• Summary cases- Basically, summary trials are those kinds of trials where speedy justice has to be given which means those cases which are to be disposed of speedily and the process of these cases is quite simplified. One thing which is important to not here is that only small offences are taken as a part of the summary cases, cases which are complicated in nature and are quite big are reserved for summons or warrant trials. With this type of trials, one can easily point out the concept of ‘justice delayed is justice denied’. A very important procedural part associated to these kinds of trials are that in summary trials only proceedings are recorded and as such no big part of proceedings are made. In summary trials the components related to evidences and the disposition are simply recorded in a brief manner while in regular trials, the evidences and all the substances related to the cases are carefully considered.[viii]
               Click Above

Procedure where accused in warrant cases are to be produced before the Magistrate

In warrant cases triable by the Magistrates, if the Magistrate does not find any ground to hold the accused as liable, then the Magistrate can discharge the accused but he has to provide reasons for the same. But when the Magistrate finds some reasons to believe that there are some points related to the case with which he can proceed further with the case, the Magistrate then further proceeds under section 240 CrPC with the case by framing the charges against the accused and under section 240(2) the charges which are put against the accused shall be read to the accused and then he should be asked whether he claims to be tried for the offence of pleads guilty for the same, and if the accused claims to be tried then he shall be called upon to produce witnesses if there are any.

Procedure of Court of Session

A Court of Session cannot directly take cognizance of the offence which is triable under their jurisdiction. The procedure for a trial before Court of Sessions is divided into many parts:

  1. Section 225: The very first step of the process is to conduct a trial by a Public Prosecutor.
  2. After the first step, under section 226 the prosecutor opens his/her case by presenting their opening statements and also explains the charges of the offence against the accused.
  3. After listening to the statements made by the accused as well as the prosecution and after taking a note of the documents and records related to the case, if the judge thinks that the whole components were not enough to proceed against the accused, the judge under section 227 discharges the accused.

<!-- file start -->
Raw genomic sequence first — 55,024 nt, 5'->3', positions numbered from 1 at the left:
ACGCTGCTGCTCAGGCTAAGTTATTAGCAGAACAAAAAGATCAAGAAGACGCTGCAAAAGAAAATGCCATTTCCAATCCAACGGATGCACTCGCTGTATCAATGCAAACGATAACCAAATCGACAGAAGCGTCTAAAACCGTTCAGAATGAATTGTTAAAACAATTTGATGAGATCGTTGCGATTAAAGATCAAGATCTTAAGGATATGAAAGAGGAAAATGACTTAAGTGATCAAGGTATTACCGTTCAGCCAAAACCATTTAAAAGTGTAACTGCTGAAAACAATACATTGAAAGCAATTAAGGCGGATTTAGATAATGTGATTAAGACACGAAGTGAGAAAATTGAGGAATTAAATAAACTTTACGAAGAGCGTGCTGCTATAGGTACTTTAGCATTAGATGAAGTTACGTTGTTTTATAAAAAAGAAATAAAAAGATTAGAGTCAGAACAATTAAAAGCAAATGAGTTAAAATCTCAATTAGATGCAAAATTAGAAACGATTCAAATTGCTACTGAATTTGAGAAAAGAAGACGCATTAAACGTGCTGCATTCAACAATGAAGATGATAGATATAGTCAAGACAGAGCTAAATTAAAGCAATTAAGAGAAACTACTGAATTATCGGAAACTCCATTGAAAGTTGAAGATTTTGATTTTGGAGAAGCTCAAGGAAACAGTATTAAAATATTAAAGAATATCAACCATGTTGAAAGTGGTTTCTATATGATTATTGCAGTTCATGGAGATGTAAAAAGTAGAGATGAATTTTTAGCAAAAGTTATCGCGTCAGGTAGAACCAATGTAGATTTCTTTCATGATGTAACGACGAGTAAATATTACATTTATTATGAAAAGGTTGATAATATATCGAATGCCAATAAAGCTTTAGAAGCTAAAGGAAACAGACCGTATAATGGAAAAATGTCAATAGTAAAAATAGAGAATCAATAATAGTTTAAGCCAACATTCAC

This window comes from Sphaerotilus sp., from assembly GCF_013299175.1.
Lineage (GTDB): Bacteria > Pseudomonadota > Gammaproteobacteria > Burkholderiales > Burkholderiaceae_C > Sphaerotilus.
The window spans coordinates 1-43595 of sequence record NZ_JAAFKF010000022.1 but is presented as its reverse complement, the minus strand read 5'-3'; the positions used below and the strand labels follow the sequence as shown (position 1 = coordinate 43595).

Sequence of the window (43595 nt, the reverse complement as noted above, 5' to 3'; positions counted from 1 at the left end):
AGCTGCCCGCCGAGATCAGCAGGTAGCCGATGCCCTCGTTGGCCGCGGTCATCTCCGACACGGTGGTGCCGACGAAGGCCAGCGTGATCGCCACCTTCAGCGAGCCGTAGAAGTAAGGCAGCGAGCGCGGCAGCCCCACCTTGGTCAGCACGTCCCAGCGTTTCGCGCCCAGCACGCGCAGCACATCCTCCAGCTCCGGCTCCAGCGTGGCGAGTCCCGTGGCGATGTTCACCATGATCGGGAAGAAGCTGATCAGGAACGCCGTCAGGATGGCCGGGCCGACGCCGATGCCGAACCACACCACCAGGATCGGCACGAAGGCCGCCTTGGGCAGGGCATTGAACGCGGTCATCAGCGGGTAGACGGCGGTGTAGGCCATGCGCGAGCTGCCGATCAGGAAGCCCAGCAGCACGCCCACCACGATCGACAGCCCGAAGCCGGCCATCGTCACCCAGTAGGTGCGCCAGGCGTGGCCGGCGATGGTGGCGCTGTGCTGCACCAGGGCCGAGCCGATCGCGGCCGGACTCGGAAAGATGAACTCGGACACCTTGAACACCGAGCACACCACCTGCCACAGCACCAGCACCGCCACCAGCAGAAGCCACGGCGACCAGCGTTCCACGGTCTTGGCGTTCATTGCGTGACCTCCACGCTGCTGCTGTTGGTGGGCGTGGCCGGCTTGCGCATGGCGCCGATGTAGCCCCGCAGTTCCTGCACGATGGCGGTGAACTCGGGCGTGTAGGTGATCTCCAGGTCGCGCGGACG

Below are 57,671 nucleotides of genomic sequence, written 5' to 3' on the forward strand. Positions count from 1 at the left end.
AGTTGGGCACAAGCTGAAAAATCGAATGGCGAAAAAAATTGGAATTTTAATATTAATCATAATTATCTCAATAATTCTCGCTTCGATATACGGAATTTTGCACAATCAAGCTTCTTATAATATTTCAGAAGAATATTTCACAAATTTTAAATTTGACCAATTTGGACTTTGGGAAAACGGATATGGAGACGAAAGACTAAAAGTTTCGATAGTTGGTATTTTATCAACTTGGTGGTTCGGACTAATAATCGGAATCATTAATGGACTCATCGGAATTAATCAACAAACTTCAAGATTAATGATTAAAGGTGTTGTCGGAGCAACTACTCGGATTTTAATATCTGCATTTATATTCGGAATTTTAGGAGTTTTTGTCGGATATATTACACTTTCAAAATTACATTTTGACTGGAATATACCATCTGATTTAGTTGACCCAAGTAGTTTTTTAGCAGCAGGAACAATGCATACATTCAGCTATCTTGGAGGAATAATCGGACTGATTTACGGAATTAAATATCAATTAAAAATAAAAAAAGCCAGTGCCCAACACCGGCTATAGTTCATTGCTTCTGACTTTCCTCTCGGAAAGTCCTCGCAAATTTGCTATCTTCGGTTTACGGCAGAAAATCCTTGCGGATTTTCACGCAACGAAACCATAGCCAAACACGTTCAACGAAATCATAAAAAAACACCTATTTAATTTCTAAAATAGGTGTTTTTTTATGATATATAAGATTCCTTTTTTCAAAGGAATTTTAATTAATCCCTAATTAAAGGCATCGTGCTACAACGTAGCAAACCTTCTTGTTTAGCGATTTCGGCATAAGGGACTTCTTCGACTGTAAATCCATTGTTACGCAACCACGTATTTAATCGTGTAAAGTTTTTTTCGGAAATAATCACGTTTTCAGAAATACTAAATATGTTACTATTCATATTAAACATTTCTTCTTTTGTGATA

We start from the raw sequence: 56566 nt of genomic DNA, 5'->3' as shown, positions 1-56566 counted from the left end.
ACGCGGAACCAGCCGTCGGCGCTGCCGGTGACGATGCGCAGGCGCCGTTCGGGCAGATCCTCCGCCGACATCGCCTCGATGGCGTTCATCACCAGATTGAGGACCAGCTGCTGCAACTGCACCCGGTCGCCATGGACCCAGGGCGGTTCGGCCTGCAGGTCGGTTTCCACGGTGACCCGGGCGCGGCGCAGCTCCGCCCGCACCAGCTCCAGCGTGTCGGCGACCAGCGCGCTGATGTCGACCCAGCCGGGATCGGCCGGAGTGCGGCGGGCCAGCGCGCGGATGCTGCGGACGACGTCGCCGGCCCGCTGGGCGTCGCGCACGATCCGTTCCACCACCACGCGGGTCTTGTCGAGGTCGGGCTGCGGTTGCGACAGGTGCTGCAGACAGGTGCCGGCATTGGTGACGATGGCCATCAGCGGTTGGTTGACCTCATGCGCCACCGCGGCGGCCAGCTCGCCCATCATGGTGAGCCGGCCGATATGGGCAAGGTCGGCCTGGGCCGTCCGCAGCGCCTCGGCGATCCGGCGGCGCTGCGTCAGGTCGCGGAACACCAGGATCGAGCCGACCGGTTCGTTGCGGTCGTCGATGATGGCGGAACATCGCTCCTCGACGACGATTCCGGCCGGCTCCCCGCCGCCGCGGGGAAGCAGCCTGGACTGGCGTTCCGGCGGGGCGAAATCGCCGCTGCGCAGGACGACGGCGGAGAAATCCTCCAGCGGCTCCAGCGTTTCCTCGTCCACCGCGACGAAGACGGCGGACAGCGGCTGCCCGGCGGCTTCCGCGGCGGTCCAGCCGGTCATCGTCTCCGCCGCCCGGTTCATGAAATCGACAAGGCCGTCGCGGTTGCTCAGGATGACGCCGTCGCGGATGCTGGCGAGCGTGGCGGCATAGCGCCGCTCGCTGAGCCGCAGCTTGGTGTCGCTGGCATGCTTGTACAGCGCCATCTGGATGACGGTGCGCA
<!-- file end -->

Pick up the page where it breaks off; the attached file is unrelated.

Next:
4. If the judge thinks that the documents, records and the statements of both the parties were adequate enough to lay down the grounds for further proceedings against the accused, the judge frames a charge under section 228. Now, here two concepts come into the picture that is the jurisdiction of the Court, if the case is not triable by the Court of Session, then the judge might transfer the case to the higher authority i.e. the Chief Judicial Magistrate or any other Magistrate of the first class, and if the Court has the jurisdiction over the case, then the judge shall proceed by framing the charges against the accused.
  5. If the accused has pleaded guilty for the offence committed by him, then the judge shall record and on his own judgement may convict the accused.
  6. The judge fixes a date if the accused has refused to plea for the examination of the witnesses associated with the case.
  7. After the date has been fixed, on that date the prosecution can be asked by the judge for the evidences which require their in-support. At this step, the cross-examination of the witnesses can also take place depending upon the judge’s discretion. This whole step is mentioned in the Section 231.
  8. Section 232 of the code talks about the acquittal of the accused, if the examination of the accused, statements made by the prosecution as well as the defence fails to prove the charges against the accused.
  9. If the accused is not acquitted, then under section 233 he may be called and might also be required to bring evidences in his favour.